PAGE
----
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Surgery: Intelligent OT Lighting

A science and medical technology consortium is developing a technical system that automatically ensures optimum lighting in operating theaters. It compensates shadows that develop due to the surgery team moving around and can be expediently controlled using gestures and voice.

Increasing safety in operating theaters forms the heart of the new Smart-OT research project. The main aim of the consortium that comprises the field of science and medical technology companies is to develop an intelligent surgery lighting system that ensures precise lighting without requiring manual controlling. The advantages: Surgeons have their hands free and have good sight even when people are moving in the room. The workload of those working on the surgery team is reduced in this way and at the same time, the safety of patients is increased.

Important Step Towards Being a Part of Daily Operating Practices

Intelligent operating theater lighting is made possible by the application of innovative light and controlling concepts that are interactively connected to each other and are to be transferable to other operating theater equipment. Smart-OT expands on the Intra-operative Information project, which was carried out by the University of Bremen in the frame of the Excellence Initiative together with regional hospitals and which revealed specific opportunities for improvement in operating theaters. An important step for practical application is being taken with Smart-OP.

The majority of hardware development in the project will be carried out by the Dr. Mach and Qioptiq companies. The Computer Graphics & Virtual Reality Working Group at the Center for Computing Technologies (TZI), University of Bremen, is providing software for the autonomous controlling of the lighting. “One of the challenges in optimally ordering and coordinating numerous small lights that are to be implemented instead of the usual large lamps,” says Professor Gabriel Zachmann, head of the working group at TZI.

In order to enable surgeons to readjust the lighting with only slight effort if required, the Digital Media Lab Working Group, led by Professor Malaka at TZI, is expanding the system with gesture and voice controls.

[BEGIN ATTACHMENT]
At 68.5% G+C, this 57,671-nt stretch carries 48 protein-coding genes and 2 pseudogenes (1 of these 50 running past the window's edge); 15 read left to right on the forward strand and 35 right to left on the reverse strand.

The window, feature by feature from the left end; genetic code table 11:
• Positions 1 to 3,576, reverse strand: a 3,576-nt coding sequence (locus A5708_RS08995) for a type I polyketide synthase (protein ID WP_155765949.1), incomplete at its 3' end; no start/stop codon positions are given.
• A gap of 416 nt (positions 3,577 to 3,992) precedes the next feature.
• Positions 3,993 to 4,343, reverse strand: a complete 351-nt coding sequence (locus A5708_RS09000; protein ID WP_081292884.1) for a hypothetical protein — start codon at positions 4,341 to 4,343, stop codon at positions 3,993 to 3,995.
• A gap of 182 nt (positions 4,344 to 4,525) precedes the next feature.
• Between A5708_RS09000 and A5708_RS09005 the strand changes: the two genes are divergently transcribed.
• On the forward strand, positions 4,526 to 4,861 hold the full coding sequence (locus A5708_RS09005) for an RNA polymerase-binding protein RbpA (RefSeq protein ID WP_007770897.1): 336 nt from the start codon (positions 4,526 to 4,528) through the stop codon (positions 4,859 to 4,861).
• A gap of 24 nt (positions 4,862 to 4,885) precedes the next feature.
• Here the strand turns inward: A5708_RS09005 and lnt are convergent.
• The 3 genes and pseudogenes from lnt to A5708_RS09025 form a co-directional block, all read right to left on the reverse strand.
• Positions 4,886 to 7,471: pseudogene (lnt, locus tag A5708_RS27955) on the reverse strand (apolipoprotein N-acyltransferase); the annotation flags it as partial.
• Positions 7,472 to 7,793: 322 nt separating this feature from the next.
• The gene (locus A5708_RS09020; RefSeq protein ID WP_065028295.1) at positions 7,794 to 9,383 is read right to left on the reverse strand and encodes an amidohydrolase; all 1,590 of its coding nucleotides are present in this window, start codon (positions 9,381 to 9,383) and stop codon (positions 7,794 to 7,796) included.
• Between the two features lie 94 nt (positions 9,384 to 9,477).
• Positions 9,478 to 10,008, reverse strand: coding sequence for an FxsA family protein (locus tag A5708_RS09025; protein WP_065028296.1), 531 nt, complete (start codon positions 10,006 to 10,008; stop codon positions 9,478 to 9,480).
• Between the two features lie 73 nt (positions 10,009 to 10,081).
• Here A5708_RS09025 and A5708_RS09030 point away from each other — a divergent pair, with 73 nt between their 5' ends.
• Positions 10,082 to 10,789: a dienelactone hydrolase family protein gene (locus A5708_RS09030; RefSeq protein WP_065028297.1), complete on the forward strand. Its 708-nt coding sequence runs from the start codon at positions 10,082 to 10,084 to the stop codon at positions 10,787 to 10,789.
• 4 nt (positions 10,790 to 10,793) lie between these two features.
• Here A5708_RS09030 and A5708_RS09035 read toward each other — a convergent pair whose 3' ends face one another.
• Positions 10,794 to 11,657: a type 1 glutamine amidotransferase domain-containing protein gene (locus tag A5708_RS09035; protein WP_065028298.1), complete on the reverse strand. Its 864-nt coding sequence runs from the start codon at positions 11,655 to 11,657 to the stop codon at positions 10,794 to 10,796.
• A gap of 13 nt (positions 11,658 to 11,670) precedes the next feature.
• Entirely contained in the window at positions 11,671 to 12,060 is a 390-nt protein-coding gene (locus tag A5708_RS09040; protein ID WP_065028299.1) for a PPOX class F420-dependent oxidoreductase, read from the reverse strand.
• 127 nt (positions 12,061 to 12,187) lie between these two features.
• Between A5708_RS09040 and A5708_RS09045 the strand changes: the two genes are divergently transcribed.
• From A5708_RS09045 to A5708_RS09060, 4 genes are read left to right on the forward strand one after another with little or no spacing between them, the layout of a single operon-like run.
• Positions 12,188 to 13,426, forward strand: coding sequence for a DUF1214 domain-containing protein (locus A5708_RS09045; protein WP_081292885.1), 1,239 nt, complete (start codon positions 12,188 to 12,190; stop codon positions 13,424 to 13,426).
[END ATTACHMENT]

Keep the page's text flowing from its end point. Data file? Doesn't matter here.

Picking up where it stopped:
The University of Oldenburg and the Pius Hospital (Professor Dirk Wehye) are assessing the practical applicability of the system together with the KIZMO – this spans from the requirements analysis, to the usability, to evaluation from demonstrators. In a laboratory developed especially for research questions (Living Lab), simulated surgeries can be carried out with the developed technologies and the working steps can be tested.  

Project Directed by Worldwide Leading Manufacturer of Medical Lighting Systems

The leadership of the project is held by the Dr. Mach GmbH & Co. KG company. The company is one of the worldwide leading manufacturers of medical lighting systems. The Pius Hospital Oldenburg – clinical partner of the University of Oldenburg – and the company Qioptiq Photonics and the Klinische Innovationszentrum für Medizintechnik Oldenburg (Clinical Innovation Center for Medical Technology Oldenburg) – KIZMO are also involved. The University of Bremen is represented by the Center for Computer Technologies (TZI). The project, which is to be completed at the end of 2021, is receiving funding of 1.2 million euros from the Federal Ministry of Education and Research (BMBF).

Further Information:

www.smart-ot.de

 

Contact:

Axel Kölling
Public Relations
Center for Computing Technologies (TZI)
University of Bremen
Phone: +49 (0)171-5305119
Email: axel.koellingprotect me ?!uni-bremenprotect me ?!.de

Dr. Peter Kohrs
Dr. Mach GmbH & Co. KG
Flossmannstrasse 28
85560 Ebersberg
Germany
Email: infoprotect me ?!smart-otprotect me ?!.de

Photo from an operating theater shows woman with hood and mask
The main aim of the consortium that comprises the field of science and medical technology companies is to develop an intelligent surgery lighting system that ensures precise lighting without requiring manual controlling.